No Warm Greeting For Wal-Mart At Community Meeting
Lastest News Headlines:
Get Breaking News First
UPDATED 04/12/11 6:11 a.m.
CHICAGO (CBS) – A proposed Wal-Mart in the East Lakeview neighborhood received a not-so-warm welcome Monday night, even though representatives of the mega-retailer characterized the project as a downsized store that would sell mostly groceries.
The big box chain tried to sell its plan for a “Neighborhood Market” store in the Broadway at Surf retail complex, located in the 2800 block of North Broadway. The possibility of a Wal-Mart has generated intense debate among local residents and merchants who are leery of the chain and its potential impact on local independent businesses.
Wal-Mart tried to allay fears by saying the area needs a grocery store. The store it would build would be one-fifth the size of a typical Wal-Mart and would be limited to food items, produce, beauty products and pharmacy items.
The store would also sell “limited” general merchandise, such as computer printer paper and other items as neighbors saw fit, but would not sell items such as electronics, apparel, home furnishings and hardware as would be seen in a larger Wal-Mart Supercenter, Wal-Mart spokesman John Bisio said.
“This is one Wal-Mart store certainly of a different size and scope,” Bisio told a large crowd at the Wellington Avenue Church, 615 W. Wellington Ave.
Bisio said the store would create 75 to 100 new jobs, and would engage the community to identify local organizations and causes to support, which he said would likely include jobs and skills training, environmental concerns, and sustainability.
For the first time, Wal-Mart presented a layout for the planned store. It would take over two existing storefronts in the 110,000 square-foot retail complex, which is on the west side of Broadway from Surf Street south to the building that houses a soon-to-be-shuttered Borders bookstore.
The blueprint for the Wal-Mart store shows one area set aside for fresh produce and refrigerator cases for dairy and frozen items, and another area for dry goods and non-food products, as well as a pharmacy.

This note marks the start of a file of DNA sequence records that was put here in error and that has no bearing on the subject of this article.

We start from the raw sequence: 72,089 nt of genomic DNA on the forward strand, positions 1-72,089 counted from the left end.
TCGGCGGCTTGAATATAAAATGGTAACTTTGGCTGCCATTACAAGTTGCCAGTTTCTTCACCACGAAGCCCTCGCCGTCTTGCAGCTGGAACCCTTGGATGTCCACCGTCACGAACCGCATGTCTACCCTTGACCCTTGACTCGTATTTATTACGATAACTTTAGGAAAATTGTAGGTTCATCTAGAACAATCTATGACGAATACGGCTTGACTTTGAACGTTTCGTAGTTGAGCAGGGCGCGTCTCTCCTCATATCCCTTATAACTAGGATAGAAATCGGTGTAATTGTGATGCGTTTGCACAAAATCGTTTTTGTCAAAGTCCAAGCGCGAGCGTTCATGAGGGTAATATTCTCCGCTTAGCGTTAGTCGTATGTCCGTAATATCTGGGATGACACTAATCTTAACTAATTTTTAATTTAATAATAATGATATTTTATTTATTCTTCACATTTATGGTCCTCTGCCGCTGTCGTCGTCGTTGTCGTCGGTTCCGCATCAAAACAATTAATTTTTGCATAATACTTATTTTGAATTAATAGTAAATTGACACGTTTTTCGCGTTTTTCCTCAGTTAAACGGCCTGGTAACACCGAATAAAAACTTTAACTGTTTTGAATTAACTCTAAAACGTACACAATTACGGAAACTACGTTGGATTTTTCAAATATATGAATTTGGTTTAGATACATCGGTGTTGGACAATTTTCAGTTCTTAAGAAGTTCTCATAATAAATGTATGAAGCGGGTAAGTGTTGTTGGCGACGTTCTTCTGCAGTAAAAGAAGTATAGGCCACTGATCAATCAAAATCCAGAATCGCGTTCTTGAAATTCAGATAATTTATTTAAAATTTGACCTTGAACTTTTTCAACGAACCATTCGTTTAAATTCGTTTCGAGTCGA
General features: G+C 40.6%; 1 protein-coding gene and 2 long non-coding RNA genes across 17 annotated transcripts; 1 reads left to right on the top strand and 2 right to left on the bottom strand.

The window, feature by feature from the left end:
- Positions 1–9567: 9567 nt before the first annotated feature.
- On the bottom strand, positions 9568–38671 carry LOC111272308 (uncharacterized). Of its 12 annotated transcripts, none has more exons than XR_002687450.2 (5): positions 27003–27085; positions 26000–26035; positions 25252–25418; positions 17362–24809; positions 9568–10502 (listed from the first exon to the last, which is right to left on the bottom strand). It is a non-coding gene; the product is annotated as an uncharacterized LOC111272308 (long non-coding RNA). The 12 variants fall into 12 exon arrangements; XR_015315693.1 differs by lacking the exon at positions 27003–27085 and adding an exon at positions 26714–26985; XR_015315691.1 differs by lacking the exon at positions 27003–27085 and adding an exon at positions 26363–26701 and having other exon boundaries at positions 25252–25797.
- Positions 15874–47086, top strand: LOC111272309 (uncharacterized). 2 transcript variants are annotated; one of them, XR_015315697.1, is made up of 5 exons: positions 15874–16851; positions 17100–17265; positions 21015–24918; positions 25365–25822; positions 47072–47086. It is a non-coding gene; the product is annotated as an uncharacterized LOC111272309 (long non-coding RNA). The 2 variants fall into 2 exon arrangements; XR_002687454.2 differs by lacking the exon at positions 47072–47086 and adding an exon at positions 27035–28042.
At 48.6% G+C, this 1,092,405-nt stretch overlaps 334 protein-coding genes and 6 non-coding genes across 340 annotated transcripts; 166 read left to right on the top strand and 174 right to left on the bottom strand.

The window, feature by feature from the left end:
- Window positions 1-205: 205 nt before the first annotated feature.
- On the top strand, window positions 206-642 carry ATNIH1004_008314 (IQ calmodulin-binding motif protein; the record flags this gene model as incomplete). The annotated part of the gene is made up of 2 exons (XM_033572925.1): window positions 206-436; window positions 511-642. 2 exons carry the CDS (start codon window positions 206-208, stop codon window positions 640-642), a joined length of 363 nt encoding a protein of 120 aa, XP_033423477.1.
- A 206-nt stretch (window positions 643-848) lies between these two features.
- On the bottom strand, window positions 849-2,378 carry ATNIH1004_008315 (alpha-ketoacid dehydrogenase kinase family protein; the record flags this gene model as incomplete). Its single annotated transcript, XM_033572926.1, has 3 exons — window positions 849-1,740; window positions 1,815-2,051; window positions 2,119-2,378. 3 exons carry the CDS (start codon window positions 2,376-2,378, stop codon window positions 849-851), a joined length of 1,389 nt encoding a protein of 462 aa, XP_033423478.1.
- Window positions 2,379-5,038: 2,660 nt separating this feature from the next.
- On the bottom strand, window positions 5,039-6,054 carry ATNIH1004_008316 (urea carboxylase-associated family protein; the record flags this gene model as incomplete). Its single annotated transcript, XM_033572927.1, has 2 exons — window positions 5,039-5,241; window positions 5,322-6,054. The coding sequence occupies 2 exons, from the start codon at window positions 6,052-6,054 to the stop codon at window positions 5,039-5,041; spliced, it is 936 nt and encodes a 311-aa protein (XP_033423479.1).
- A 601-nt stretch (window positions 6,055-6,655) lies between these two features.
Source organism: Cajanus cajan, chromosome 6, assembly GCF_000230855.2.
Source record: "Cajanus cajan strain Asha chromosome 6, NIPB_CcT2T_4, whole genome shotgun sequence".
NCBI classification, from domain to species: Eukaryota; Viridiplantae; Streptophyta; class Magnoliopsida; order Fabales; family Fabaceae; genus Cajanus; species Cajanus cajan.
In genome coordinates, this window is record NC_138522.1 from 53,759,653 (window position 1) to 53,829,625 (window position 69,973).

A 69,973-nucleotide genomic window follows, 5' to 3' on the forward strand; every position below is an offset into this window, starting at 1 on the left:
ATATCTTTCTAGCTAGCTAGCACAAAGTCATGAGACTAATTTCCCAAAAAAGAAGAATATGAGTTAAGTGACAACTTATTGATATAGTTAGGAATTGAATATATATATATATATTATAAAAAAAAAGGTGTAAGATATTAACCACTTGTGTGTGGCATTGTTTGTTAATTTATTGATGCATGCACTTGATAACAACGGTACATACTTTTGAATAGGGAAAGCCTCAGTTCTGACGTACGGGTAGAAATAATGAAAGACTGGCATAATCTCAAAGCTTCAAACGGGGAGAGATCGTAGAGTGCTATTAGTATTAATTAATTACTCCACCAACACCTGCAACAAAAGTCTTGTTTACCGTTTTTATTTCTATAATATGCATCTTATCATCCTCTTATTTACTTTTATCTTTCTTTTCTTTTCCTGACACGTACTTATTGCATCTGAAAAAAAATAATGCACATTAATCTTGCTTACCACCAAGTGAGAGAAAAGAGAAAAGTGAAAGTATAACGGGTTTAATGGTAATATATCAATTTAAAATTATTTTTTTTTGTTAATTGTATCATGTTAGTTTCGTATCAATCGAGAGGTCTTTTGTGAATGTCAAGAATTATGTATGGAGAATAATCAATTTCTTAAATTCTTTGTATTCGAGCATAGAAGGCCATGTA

The Wal-Mart store would occupy a vacant storefront where a PetSmart closed last year, but would also displace an existing store – the Cost Plus World Market at 2844 N. Broadway, which has been in business since the Broadway at Surf opened in 1997.
Dick Spinell, principal of building property manager Mid-America Real Estate Group, said if plans for the Wal-Mart went ahead, World Market would have to close its location in the building. While the World Market store draws crowds for weekend wine tastings and other events, Spinell said the store has been struggling and is “likely to go away regardless of what we do here.”
More than 150 people attended the meeting. Most attendees wore buttons protesting the arrival of Wal-Mart, and after Bisio spoke, dozens of people lined up to voice their opposition to Wal-Mart moving into the neighborhood.
“My biggest concern is that this doesn’t end with cheap groceries,” one skeptic said at Monday’s public meeting. “I see a lot of empty real estate nearby. I think it would be very easy for the product line to be expanded well beyond groceries, to have a serious impact on our local merchants and destroy our budding urban renewal.”
Mark Thomas, owner of the Alley alternative apparel store and several other businesses at Clark Street and Belmont Avenue, took Wal-Mart to task for a report in Crain’s Chicago Business this week that said the contractor that built the Wal-Mart at North and Kilpatrick avenues on the West Side had gone bankrupt. Thomas also said a Wal-Mart would adversely affect the character of the community.